Getting the Most out of Cancer Treatments
Powerful Patient, 2012
Joyce Graff, host, on powerfulpatient.org
Dr. Robert Nagourney
Robert Nagourney, MD, Clarifies 10 Points Regarding Chemosensitivity Testing in Cancer Therapy: What It Is and What It Isn’t.
Dr. Nagourney has devised a method of using the patient's own tumor to test a wide range of drugs -- both old and new -- to determine in the lab which of these drugs is likely to be the most effective. The patient can then begin taking this carefully chosen drug.
Joyce reminds people facing cancer therapy that before you begin taking any drug or signing up for any surgery for cancer, you need to seek out the very best knowledge about your particular cancer. Some of the best therapies require a piece of your tumor, and it will be extremely important to collect and preserve the tumor in the right way in order to optimize your chances.
Robert Nagourney, MD, medical director of Rational Therapeutics (www.rational-t.com) in Long Beach, CA, has led in the development of “functional profiling” in human tumors. Using human tumor microspheroids isolated directly from surgical specimens, this platform known as the Ex Vivo Analysis of Programmed Cell Death (EVA-PCD®) measures drug-induced programmed cell death. The EVA-PCD® has been shown to be a robust method for the prediction of clinical response to therapy. He addresses this type of chemosensitivity testing in cancer therapy – what it is and what it is not.
According to Dr. Nagourney, “Some cancer patients develop a process of collateral sensitivity, whereby resistance to one class of drugs (platins, for example) can enhance the efficacy of other class of drugs (such as, antimetabolite). Furthermore, patients may be treated with one drug that fails to shrink the tumor, then be treated with several other classes of agents, only then a year or two later, manifest sensitivity to the original drug.” He added that there is confusion among both physicians and patients about chemosensitivity testing for which he provides the following overview.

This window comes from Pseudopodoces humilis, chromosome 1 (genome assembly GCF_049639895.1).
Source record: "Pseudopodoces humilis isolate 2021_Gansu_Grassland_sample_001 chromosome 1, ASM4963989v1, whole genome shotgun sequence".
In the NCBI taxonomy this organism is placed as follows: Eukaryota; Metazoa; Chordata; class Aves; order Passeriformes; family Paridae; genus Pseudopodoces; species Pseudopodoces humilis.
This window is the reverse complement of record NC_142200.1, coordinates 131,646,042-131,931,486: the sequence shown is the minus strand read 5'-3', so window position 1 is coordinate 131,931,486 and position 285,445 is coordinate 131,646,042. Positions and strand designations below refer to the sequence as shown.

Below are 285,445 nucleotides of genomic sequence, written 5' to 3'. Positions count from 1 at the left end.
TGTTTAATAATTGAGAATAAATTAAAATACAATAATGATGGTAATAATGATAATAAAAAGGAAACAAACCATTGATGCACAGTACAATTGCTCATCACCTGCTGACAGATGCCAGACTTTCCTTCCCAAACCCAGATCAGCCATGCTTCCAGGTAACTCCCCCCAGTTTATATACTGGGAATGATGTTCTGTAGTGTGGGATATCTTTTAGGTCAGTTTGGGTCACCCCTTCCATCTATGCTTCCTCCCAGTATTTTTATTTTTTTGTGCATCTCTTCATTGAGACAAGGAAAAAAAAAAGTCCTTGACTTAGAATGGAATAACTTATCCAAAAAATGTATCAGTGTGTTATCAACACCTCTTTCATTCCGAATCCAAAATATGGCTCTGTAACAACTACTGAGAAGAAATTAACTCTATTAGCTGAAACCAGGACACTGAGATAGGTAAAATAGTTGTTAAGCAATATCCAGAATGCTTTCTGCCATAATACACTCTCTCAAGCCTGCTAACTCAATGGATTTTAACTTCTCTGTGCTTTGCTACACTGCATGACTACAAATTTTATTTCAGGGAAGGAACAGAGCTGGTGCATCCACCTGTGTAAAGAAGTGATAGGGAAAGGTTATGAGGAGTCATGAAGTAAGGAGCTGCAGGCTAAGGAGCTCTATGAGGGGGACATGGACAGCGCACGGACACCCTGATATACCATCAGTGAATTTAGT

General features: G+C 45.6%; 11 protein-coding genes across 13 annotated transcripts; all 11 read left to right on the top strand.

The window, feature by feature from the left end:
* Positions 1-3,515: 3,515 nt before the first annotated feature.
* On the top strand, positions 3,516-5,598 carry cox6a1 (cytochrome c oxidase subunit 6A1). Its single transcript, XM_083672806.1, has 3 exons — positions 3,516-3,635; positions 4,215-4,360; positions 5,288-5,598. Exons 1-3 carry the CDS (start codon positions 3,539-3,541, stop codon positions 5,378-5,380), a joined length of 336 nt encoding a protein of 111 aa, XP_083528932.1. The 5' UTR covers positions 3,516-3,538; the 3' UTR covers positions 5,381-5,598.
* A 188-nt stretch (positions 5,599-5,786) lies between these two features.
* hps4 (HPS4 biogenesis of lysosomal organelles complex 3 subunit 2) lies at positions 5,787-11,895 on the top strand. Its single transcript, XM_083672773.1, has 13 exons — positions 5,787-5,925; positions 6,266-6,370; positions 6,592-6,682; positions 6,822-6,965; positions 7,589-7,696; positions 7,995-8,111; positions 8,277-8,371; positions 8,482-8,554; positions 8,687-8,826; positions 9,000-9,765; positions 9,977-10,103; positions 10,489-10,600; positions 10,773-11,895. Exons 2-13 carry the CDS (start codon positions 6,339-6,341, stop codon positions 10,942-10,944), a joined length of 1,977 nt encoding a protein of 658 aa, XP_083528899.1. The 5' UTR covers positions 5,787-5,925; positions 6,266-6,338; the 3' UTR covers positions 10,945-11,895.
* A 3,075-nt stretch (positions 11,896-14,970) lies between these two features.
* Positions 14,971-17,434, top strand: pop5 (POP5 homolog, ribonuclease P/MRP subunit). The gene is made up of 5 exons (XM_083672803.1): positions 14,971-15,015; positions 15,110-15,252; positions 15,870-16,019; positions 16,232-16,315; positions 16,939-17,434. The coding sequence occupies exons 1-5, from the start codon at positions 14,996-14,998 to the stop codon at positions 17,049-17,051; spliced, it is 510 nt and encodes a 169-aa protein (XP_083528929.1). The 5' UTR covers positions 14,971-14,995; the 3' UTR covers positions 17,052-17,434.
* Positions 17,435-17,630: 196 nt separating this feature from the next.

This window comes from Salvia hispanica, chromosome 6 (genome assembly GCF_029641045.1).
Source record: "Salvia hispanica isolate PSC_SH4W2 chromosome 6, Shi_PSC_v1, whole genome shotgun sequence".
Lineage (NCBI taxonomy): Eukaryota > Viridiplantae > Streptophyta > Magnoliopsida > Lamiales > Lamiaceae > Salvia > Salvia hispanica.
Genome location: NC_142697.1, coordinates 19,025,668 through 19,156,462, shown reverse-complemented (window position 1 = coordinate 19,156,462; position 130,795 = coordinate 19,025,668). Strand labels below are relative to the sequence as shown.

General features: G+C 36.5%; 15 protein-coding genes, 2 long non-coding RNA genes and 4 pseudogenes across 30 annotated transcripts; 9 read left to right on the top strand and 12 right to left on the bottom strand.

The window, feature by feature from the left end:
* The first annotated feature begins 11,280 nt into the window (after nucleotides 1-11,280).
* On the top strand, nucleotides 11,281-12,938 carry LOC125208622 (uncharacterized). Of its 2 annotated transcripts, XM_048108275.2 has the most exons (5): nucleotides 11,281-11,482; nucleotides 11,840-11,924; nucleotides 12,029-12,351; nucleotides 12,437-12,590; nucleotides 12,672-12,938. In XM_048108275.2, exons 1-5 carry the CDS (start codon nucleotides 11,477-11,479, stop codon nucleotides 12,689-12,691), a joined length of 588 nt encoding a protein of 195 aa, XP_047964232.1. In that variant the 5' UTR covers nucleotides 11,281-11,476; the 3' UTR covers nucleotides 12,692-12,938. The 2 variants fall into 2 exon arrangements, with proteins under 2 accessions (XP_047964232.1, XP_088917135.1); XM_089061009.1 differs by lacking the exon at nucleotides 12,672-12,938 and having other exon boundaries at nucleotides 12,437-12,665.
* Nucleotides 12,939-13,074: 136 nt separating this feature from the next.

In the interview, Joyce works with Dr. Nagourney to translate the following scientific statements into language that patients can understand. As with all living beings there is a "life cycle" of birth, growth, and death, that all cells are supposed to go through. Cancer cells have a way of evading their normal "programmed death" and continuing to live and reproduce.
- Cancer patients are highly individual in their response to chemotherapies. This is why each patient must be tested to select the most effective drug regimen.
- Today we realize that cancer doesn’t grow too much it dies too little. This is why older growth-based assays didn’t work and why cell-death-based assays do.
- Cancer must be tested in their native state with the stromal, vascular and inflammatory elements intact. This is why we use microspheroids isolated directly from patients and do not grow or subculture our specimens.
- Predictions of response are not based on arbitrary drug concentrations but instead reflect the careful calibration of in vitro findings (in the lab) against patient outcomes – the all-important clinical database.
- We do not conduct drug resistance assays. We conduct drug sensitivity assays. These drug sensitivity assays have been shown statistically significantly to correlate with response, time to progression and survival. In other words, the more sensitive the tumor is to a particular drug, the better it is likely that this cancer in this person will shrink and die.
- We do not conduct genomic analyses for there are no genomic platforms available today that are capable of reproducing the complexity, cross-talk, redundancy or promiscuity of human tumor biology.
- Tumors manifest plasticity (a series of changes) that requires iterative studies. Large biopsies and sometimes multiple biopsies must be done to construct effective treatment programs.
- With chemotherapy, very often more is not better.
- New drugs are not always better drugs.
- Cancer drugs do not know what diseases they were invented for.
“While we could continue to enumerate the principles that guide our practice, one of the more important principles is humility,” says Dr. Nagourney. “Medicine is a humbling experience and cancer medicine even more
so. Patients often know more than their doctors give them credit for.
Failing to incorporate a patient’s input, experience and wishes into the treatment programs that we design, limits our capacity to provide them the best outcome.”
Dr. Nagourney recently was a featured speaker at TEDx where the subject of his talk was “The Future of Cancer Research Lies Behind Us.” View the speech here http://bit.ly/AtfK7m. More information about Dr. Nagourney and Rational Therapeutics is available at www.rational-t.com, on www.facebook.com/rationaltherapeutics and on twitter